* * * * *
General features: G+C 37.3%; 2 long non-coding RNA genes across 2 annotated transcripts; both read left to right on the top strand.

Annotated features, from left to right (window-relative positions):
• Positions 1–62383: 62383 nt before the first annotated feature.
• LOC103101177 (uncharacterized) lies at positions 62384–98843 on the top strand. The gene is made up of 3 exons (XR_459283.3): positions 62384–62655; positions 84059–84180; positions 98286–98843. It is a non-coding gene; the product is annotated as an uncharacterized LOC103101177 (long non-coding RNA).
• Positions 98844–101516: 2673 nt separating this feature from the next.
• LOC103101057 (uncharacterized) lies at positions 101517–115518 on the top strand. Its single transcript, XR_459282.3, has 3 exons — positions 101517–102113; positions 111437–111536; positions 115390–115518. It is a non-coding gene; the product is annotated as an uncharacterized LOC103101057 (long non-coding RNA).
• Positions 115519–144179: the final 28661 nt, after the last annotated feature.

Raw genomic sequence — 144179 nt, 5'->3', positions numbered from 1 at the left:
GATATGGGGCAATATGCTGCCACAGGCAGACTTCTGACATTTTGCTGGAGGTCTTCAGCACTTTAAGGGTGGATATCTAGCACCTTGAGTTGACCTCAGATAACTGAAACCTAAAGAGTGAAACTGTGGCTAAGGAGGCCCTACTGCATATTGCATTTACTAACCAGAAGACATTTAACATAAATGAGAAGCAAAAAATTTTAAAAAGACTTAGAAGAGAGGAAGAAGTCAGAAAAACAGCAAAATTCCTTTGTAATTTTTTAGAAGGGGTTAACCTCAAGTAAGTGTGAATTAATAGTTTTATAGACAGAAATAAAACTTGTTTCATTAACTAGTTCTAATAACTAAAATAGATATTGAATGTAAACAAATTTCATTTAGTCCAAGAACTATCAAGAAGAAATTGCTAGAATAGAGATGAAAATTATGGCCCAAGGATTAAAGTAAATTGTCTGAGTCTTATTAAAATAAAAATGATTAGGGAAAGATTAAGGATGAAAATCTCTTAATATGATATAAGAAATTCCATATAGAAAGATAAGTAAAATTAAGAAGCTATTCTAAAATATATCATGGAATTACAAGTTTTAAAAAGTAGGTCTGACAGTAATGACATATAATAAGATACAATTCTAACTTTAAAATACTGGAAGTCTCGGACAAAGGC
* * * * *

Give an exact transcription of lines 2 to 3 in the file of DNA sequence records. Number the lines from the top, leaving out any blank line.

Annotated features, from left to right (window-relative positions):
• Positions 1–62383: 62383 nt before the first annotated feature.